City battles water line breaks
Crews repair three lines; firefighters provide aid
Matt Bichelmeyer, who had to close his restaurant Monday night because water pipes behind his downtown restaurant had burst, is grateful.
"It hurt us," said Bichelmeyer, owner of Bichelmeyer's Steakhouse. "But I'm so thankful it wasn't on a Friday or a Saturday night when we have so many customers come around from a four-county area."
Butch Rogers, public works director, said the city is unsure what caused the pipes to break.
It could be a combination of aging pipes and too much pressure building up in the water lines when the water from the tower on Hubbel Hill was shut off for road construction at U.S. Highway 24-40 and Fourth Street, he said.
"I think part of it was coincidental," Rogers said.
The three breaks occurred near the 24-40 and Fourth Street intersection, on Second Street just east of the highway, and behind Bichelmeyer's. The latter two breaks, he said, were probably on the city's original lines, installed in the late 1920s or early 1930s.
"It doesn't take a lot of pressure differential to cause a weak point in one of the lines to break," Rogers said.
Crews started the repair work in mid-afternoon and finished up by 11 p.m., Rogers said.
"Luckily we had enough people and manpower, and Larry Meadows got his crews in here because we knew it was going to be a long battle if we battled it on our own with the staff we have," Rogers said.
With both crews, the city and Meadows Construction, working, everyone in the city had normal water usage by about 9 p.m.
"Otherwise, we wouldn't have had water on until about 2 or 3 o'clock in the morning," Rogers said.
Jerry Daskoski, Tonganoxie Elementary School principal, said school staff noticed there was low water pressure by mid-afternoon. With 768 students in the school, Daskoski, said there could have been a problem.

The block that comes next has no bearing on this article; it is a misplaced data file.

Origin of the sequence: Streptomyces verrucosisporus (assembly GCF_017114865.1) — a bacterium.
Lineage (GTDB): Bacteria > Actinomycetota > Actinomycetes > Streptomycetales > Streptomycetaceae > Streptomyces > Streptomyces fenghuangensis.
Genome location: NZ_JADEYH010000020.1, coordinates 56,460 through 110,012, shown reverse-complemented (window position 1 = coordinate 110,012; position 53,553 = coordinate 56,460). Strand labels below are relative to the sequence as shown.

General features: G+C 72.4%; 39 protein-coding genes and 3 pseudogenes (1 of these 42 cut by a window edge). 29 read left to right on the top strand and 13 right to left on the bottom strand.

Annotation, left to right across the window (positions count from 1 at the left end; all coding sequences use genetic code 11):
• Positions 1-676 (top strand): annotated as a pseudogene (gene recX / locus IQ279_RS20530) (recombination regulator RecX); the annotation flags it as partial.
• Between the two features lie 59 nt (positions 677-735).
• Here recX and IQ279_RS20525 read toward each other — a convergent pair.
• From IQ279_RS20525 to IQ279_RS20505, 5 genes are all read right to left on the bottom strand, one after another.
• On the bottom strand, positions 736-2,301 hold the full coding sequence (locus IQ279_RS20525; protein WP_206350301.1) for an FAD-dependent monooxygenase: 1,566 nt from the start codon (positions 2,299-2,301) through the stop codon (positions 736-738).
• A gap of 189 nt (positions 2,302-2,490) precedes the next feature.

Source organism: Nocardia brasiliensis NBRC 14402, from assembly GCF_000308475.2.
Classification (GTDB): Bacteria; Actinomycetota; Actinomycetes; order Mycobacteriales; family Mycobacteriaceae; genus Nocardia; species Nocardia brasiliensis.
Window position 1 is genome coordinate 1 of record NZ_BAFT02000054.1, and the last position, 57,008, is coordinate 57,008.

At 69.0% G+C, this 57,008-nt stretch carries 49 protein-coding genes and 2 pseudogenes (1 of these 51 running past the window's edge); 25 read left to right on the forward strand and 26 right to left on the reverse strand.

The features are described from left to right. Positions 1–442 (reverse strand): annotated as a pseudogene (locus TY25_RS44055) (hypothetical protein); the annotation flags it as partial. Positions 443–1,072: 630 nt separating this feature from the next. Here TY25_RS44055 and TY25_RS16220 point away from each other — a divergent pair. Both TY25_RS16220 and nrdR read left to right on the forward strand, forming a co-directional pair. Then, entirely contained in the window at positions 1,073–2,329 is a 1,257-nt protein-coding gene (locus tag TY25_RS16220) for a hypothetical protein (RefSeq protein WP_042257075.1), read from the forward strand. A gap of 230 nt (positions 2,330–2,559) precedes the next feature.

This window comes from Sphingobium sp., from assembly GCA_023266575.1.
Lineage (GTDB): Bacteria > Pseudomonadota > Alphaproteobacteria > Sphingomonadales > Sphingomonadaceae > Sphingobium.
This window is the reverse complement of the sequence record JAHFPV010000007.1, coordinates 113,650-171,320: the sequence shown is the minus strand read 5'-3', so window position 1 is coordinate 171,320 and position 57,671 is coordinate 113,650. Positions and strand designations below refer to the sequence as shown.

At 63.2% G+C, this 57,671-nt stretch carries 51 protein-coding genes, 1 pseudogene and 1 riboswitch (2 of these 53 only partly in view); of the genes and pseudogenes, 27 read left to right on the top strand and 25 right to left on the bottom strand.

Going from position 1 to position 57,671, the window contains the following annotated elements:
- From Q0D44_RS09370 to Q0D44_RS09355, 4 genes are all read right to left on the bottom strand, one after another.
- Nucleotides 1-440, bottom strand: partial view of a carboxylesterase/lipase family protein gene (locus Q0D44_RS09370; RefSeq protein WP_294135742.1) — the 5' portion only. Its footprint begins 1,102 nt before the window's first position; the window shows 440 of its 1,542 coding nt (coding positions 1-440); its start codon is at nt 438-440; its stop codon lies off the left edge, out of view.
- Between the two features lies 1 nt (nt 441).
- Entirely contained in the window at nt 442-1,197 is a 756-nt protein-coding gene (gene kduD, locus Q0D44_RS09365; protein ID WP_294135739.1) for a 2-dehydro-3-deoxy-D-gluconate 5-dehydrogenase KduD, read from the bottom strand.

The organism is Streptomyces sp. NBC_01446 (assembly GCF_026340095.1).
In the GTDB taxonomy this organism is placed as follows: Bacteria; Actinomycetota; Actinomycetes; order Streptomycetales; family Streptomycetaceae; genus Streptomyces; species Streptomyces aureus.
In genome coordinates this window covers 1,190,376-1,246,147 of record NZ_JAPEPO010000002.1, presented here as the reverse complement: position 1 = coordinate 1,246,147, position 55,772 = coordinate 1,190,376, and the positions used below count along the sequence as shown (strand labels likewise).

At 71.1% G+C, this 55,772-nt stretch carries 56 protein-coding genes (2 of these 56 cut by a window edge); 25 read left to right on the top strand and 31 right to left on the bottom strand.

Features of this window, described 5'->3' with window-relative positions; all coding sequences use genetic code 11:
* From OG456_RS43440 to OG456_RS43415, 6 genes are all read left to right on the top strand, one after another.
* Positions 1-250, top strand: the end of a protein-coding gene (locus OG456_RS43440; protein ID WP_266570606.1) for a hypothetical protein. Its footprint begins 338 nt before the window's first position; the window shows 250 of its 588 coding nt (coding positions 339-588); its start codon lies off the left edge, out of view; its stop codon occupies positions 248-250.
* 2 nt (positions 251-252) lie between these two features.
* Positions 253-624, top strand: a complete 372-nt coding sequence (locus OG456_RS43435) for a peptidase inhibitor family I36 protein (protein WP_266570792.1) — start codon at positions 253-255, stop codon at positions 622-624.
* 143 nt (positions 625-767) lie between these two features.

"I think we lucked out on this one," he said.
Dave Weakley, manager and chef at Bichelmeyer's Steakhouse, said an employee of a neighboring business first pointed out the water leak.
"I went behind the building and water was bubbling up in eight or 10 different places," Weakley said. "It was coming up about knee high."
Rogers said the runoff water cost the city an estimated 180,000 to 200,000 gallons, about the same as a day's usage this time of year, he said.
The city, which has been on a watering restriction since July, wasn't hurt too badly, he said, noting that the city wells have remained healthy in recent weeks.
On the scene with city workers and construction crews were area firefighters. They provided lighting for crews digging in water soaked holes that were about eight feet deep. And, they stood by with tanker trucks in case a fire occurred in the city while the water was shut off, or while the water pressure was low.
Dave Bennett, deputy fire chief and training officer for the Tonganoxie Fire Department, said firefighters stayed with the crews until they were no longer needed, around 9:30 p.m. During one time, things were more hectic than expected because Tonganoxie firefighters were called to clean up a small diesel spill at G&P Country Market.
He noted that the following fire departments had tanker trucks ready to provide water if needed: Fairmount Township, Tonganoxie Township, Stranger Township and Tonganoxie City.
Bennett said a total of about 30 firefighters from those departments helped cover Tonganoxie.
"It was a busy evening," Bennett said.